End-use control for torture equipment

52.  We concluded last year that the Government was right to seek to introduce an end-use control on equipment used for torture, or to inflict inhuman or degrading treatment, through the EU, in order to ensure that controls on torture equipment where also implemented across the EU and so that UK exporters could not circumvent the control simply by temporarily exporting from other nearby EU countries. However, if this was not possible to achieve end-use controls through the EU, we recommended that it be introduced by the UK.[76]

53.  The Government's Response in November 2008 to our Report stated that the Government had made good progress in taking this forward with the Commission and other Member States, but if it was not possible to achieve through the EU, the Government accepted that it would consider introducing the end-use control on torture equipment unilaterally.[77] Shortly afterwards, in its End of Year Response in December 2008, the Government stated that it would be meeting the Commission in early 2009 to discuss the introduction of a control where the exporter would be required to submit an export licence application where they had reason to believe, or had been informed, that the items could be used for capital punishment, torture or other cruel, inhuman or degrading treatment. This control would supplement the current list of items already controlled by EC Reg 1236/2005.[78]

54.  In evidence to the Committee, Jayne Carpenter, Assistant Director of the Export Control Organisation, said that initial indications were that there was a good deal of support amongst other Member States for the UK proposals. However, the slow pace of the European process would mean that it would take some time before the UK Government considered the alternative of unilateral controls.[79] We recommend that the Government should provide the Committees in its Response with an update with its progress in pursuing end-use controls on torture equipment through the EU.


55.  In previous Reports we have highlighted the issue of maritime patrol aircraft which were exported from the UK to India and then sold by the Indian government to Burma. We concluded that this undesirable outcome would not have been prevented by pre-licensing checks on a "friendly" country, but could have been avoided if a standard requirement of licensing had been in place that export contracts for goods on the Military List contain a clause preventing re-export to a destination subject to UN or EU embargo. Several other EU countries (Austria, Belgium, Bulgaria, Finland, France, Germany, Italy, Poland, Romania, Spain and Sweden) use re-export controls to some degree. In addition we recommended that the contracts included a subrogation clause allowing the UK Government to stand in the place of the exporter to enforce the contract in the British or Foreign courts.[80]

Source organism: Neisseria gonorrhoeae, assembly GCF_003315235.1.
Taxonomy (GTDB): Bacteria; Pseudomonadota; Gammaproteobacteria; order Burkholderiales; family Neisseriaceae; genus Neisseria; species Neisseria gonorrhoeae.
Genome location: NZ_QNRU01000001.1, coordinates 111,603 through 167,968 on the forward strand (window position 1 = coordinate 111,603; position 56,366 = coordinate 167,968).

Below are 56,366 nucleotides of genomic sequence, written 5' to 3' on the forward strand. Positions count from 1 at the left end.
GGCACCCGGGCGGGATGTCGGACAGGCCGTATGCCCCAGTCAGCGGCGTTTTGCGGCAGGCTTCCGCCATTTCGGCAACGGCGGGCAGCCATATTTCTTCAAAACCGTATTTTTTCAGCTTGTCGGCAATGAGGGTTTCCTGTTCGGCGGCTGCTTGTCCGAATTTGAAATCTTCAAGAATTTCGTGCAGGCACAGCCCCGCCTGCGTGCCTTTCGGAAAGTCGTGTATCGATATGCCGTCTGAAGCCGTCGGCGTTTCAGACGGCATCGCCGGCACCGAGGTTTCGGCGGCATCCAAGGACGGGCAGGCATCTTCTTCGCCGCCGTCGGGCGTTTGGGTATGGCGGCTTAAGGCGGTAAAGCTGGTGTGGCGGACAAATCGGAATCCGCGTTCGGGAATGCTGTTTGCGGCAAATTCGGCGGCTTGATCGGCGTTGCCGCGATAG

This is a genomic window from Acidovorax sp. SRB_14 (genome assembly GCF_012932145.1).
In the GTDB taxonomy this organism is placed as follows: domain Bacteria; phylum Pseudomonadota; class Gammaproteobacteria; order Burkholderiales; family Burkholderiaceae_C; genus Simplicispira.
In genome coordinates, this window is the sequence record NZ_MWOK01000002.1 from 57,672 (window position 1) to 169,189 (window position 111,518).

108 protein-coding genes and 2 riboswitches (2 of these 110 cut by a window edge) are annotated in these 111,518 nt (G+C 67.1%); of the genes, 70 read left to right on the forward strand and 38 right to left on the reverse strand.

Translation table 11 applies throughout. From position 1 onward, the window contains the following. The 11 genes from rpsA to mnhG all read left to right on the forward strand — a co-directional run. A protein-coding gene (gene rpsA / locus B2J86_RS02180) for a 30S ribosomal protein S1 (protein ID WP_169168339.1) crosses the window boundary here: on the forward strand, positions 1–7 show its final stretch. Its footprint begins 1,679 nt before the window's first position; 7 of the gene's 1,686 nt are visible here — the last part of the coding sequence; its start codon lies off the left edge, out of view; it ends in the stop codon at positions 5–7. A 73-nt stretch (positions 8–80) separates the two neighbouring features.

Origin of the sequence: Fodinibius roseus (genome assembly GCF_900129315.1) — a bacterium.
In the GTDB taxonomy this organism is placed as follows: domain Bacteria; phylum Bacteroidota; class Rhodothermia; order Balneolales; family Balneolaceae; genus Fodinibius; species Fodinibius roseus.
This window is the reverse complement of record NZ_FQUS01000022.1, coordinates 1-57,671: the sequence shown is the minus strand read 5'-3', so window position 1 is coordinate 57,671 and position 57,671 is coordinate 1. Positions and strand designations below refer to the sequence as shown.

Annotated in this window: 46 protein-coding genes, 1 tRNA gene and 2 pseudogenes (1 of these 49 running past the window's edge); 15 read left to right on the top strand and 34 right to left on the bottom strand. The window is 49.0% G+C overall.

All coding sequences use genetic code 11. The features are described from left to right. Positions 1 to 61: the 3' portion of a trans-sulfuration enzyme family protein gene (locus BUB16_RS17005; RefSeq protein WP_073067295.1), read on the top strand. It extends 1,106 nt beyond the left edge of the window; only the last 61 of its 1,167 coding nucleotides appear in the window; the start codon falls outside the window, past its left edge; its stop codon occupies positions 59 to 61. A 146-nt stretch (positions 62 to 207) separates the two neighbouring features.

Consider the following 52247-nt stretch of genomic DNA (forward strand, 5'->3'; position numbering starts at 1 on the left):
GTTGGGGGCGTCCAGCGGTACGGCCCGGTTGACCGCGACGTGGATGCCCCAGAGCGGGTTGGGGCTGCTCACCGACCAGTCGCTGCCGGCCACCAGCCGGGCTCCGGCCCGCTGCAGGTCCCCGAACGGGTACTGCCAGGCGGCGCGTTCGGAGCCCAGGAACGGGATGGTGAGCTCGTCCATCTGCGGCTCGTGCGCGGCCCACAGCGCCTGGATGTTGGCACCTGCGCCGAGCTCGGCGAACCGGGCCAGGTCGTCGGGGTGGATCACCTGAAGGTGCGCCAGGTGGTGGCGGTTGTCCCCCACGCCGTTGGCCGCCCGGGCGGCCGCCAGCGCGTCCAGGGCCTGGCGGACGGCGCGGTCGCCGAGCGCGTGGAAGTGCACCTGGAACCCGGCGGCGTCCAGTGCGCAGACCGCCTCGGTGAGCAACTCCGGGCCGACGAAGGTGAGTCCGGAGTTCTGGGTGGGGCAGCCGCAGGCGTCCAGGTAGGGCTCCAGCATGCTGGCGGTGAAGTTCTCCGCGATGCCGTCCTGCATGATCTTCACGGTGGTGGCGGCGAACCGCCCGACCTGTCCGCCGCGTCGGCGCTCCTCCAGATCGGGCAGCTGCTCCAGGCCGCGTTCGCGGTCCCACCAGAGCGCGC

56.  In its Response to the Committees' last Report, the Government rejected the recommendation of re-export clauses. It stated that the existing licensing process was sufficient:

    The Government considers all export licence applications rigorously, against our Consolidated EU and National Arms Export Licensing Criteria, taking full account of the prevailing circumstances at the time of application and other announced Government policies. This consideration takes account of the risk of diversion to undesirable end users, including the risk of diversion to countries subject to EU or UN embargoes, and also consideration of the recipient countries' attitude towards international agreements/commitments.[81]

    The Government is not […] attracted by the idea of using subrogation clauses in the way in which the Committees suggest. There are legal difficulties in doing so because of the limits of UK jurisdiction, as well as difficulties in enforcement. It is also difficult to see what a subrogation clause achieves that cannot be achieved by other means—for example, by refusing applications from the exporter to the end user in question on the grounds of risk of diversion (Criterion 7). [82]

57.  In January 2009, BERR gave evidence to the Committee on the efficacy of the licensing system in assessing the risk of re-export. Ms Jayne Carpenter, Assistant Director of the Export Control Organisation, said that before licence were issued, UK diplomatic posts overseas were asked to comment on the applications. That could involve them looking at the application documentation and physically going to see where the end-user entity was located and assessing what sort of operation they have set up.[83] The then Economic and Business Minister, Ian Pearson, reiterated the Government position:

    Our view has always been as a government that the introduction of a no re-export clause on licences is not necessary or feasible and would be onerous to operate and virtually impossible to enforce […] there is I think a commonsense view that this would be a desirable thing to do but in practice there are some very serious practical legal barriers.[84]

However, the Minister added that he would be interested in seeing an assessment of how legally effective the no re-export clauses used by EU countries were.

58.  When asked what end-use monitoring was undertaken by the Export Control Organisation (ECO) after the licence was issued to ensure that controlled goods were not exported to an undesirable location or misused, Ms Carpenter said where there were a variety of different reporting mechanisms on end use: reports from FCO Posts overseas, NGOs, human rights organisation reports, media reporting, intelligence reports. However, it was not possible to check everything: "Given that we issue 10,000 or 12,000 licences a year, there is a limit in practical terms to the extent to which we can monitor the end use of every exported item".[85]